Fitting in with business culture generally, corporate responsibility and community affairs managers – relatively new types of management – increasingly seek a performance driven approach to their specialist area of work.
A growing proportion of corporates are assessing their charitable activities – and more than 220 companies globally use LBG, the global standard for measuring their corporate community investment, to effectively measure their community investment and better manage their programs by understanding what their contributions achieve in society.
However, this can fly in the face of public perception and senior management thinking, that the sum total of giving should be of the charitable or philanthropic kind. Coming to corporate giving with a “charitable” mind-set is particularly common in the USA where the traditions of pure philanthropy are very strong.
This context can raise barriers for community affairs managers that have a professional approach to corporate giving and community investment in the choice of projects senior managers and corporate leaders will often want to support. It is not uncommon for companies wanting to show they are not just profit driven, but are compassionate and giving back, to enter into high profile projects that tug at senior managements’ heart strings. This is understandable and there are many charities that will seek to gratify these impulses, pitching an endless supply of worthy projects to be supported, but such mismatched partnerships will not deliver the desired social changes.
All too often senior managers see corporate giving as the same as the giving by private individuals and private foundations, and it is not. Companies have a very different relationship to the wider society, with distinctive responsibilities that come from being a corporate entity and corporate citizen not a private person or philanthropist. Bill and Melinda Gates can support what ever they like through the work of their excellent Foundation which has done so much to combat disease in the developing world; but Microsoft, from where the money originally came, has to have a different social agenda because of its very nature as a company – and indeed it has.
Corporate giving and community involvement should be an expression of corporate responsibility driven by the identity, special risks and opportunities the company faces in society. It would be unthinkable for Microsoft to be working on the urgent major health and social problems that face the elderly for example, and not be doing work on access to technology and communications. Why? Because technology issues are in the very DNA of the company – it knows about them, and what it knows about the needs of the elderly is anybody’s guess; but it is uniquely placed to do something about access to technology which is an issue so vital in the modern world.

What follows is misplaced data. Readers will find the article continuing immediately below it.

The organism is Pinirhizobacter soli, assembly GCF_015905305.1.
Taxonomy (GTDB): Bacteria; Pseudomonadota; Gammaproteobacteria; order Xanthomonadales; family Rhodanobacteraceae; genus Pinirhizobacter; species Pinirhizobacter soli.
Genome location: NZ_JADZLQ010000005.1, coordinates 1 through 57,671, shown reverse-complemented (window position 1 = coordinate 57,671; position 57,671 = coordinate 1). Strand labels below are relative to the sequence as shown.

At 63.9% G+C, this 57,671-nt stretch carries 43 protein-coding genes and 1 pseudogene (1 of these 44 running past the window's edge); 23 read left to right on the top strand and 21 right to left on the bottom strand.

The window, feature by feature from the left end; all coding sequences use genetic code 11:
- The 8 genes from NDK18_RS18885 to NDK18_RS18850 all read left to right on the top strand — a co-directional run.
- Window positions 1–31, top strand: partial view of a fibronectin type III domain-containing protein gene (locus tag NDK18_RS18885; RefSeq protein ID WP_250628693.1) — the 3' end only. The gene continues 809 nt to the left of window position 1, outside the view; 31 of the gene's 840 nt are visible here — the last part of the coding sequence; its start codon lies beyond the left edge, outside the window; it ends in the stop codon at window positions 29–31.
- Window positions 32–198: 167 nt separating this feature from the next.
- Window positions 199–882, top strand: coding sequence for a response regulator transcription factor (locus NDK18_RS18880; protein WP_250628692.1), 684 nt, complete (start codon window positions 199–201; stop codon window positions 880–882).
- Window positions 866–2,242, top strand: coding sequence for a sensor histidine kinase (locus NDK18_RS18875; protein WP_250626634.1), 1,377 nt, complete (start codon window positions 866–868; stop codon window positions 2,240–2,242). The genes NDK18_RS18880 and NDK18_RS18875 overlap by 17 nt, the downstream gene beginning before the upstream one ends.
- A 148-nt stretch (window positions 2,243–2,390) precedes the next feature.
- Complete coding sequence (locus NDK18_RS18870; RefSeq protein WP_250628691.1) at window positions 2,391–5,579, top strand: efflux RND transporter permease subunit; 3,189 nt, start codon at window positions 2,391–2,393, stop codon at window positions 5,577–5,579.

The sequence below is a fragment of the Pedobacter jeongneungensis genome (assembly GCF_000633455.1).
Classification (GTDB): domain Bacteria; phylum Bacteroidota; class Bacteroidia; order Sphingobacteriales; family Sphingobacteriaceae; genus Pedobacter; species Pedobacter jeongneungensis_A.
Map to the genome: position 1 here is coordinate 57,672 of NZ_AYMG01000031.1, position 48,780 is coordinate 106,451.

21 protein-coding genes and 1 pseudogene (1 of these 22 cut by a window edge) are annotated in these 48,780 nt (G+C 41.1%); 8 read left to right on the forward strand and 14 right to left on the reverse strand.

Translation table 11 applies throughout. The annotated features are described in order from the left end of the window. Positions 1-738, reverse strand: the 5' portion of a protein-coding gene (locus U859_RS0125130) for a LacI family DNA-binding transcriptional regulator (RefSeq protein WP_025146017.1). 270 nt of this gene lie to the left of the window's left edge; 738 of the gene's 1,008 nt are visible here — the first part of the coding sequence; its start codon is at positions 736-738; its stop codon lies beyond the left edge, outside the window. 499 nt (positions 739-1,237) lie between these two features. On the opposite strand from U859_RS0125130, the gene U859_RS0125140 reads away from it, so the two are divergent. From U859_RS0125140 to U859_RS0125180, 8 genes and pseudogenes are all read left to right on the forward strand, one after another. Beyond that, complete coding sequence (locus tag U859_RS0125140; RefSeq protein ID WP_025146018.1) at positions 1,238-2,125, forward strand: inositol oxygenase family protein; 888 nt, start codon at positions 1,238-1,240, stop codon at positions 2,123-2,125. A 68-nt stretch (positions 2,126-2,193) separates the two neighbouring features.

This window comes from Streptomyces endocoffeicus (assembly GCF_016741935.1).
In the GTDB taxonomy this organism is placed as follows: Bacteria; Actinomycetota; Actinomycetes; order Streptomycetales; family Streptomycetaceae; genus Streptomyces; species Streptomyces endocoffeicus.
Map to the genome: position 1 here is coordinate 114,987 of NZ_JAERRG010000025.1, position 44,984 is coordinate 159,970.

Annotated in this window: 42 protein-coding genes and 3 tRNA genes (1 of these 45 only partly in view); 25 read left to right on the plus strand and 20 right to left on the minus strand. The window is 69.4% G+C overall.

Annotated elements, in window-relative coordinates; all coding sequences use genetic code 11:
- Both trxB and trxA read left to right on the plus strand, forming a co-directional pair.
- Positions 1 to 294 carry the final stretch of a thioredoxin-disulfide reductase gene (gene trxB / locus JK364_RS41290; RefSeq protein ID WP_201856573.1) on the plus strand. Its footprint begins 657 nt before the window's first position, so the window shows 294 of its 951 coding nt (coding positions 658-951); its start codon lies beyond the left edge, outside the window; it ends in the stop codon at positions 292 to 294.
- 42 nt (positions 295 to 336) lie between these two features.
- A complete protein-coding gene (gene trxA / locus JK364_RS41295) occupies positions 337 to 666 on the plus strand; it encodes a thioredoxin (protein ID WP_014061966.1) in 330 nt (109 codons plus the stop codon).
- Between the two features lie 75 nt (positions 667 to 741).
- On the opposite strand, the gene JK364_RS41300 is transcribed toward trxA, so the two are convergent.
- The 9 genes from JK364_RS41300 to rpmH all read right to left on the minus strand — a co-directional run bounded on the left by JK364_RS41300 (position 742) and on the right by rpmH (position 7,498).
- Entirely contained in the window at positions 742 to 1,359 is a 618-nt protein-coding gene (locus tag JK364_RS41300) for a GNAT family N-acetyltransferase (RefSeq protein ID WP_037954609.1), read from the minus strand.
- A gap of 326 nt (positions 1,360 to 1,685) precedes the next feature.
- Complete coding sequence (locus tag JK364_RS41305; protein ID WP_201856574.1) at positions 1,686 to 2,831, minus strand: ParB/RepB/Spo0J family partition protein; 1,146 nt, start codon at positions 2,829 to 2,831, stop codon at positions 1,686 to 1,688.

Unlike private foundations, companies can give more than cash; they can give their expertise and products and it is logical that they should be deployed to maximise society’s benefit. So by being strategic, as expected from all other areas of corporate performance, companies should choose to work in areas of social need and specific geographies where they can make the biggest and most appropriate difference. Areas where they have a special capacity to tackle social issues despite that these may well not be the heart wrenching ones or the local communities that the public or senior management warm to.
Corporate community involvement can be low key and long term with impacts that are hard to see. That is why they need to be carefully measured and explained. Community affairs mangers need to persist with measurement frameworks like LBG to help them explain to both internal and external audiences that their company is a good corporate citizen if not a high profile one. Charity is a good thing but so are social investment and many commercial and “shared value” initiatives. They all in their own way address society’s diverse problems using the core identity and resources of the business, and that says a great deal more about the values and sense of responsibility of the business over time; even if the work done can seem a bit mundane, does not immediately tug at the heart strings and won’t make easy headlines.
David Logan is a Co-founder and Director at Corporate Citizenship. He has more than 35 years’ experience of working with businesses to develop their corporate community investment activities.
Corporate Citizenship manages LBG – the global standard for measuring corporate community investment. To find out more about how you can use the LBG framework to effectively measure corporate community investment and its impact, as done by 220 companies around the globe, visit the LBG website.
Suggested further reading: Hard Outcomes or Hollow Promises: Realising the True Impact of Corporate Community Investment Corporate Citizenship’s new report which helps companies to close the impact-aspiration gap by overcoming challenges and barriers to measurement.